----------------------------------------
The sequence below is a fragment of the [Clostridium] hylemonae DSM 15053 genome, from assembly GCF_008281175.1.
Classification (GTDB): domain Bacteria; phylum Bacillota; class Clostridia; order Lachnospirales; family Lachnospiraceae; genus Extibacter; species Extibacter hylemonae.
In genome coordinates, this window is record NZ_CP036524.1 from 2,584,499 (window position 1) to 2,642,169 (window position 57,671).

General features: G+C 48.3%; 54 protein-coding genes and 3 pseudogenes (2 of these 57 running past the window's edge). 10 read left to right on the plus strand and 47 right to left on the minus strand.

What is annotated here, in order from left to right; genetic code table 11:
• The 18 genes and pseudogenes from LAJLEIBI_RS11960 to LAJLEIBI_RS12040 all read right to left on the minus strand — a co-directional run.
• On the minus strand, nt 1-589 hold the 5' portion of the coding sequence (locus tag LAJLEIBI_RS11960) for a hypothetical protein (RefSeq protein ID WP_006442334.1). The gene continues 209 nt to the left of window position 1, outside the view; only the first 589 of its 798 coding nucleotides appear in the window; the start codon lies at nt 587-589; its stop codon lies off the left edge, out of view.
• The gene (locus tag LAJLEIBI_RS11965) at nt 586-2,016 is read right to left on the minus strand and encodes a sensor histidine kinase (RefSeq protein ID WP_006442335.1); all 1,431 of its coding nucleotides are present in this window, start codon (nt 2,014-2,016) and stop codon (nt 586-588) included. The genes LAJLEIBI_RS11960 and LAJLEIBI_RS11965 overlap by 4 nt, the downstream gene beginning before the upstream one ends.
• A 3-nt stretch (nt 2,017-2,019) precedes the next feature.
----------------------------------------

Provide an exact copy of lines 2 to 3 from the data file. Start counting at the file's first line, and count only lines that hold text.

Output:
Classification (GTDB): domain Bacteria; phylum Bacillota; class Clostridia; order Lachnospirales; family Lachnospiraceae; genus Extibacter; species Extibacter hylemonae.
In genome coordinates, this window is record NZ_CP036524.1 from 2,584,499 (window position 1) to 2,642,169 (window position 57,671).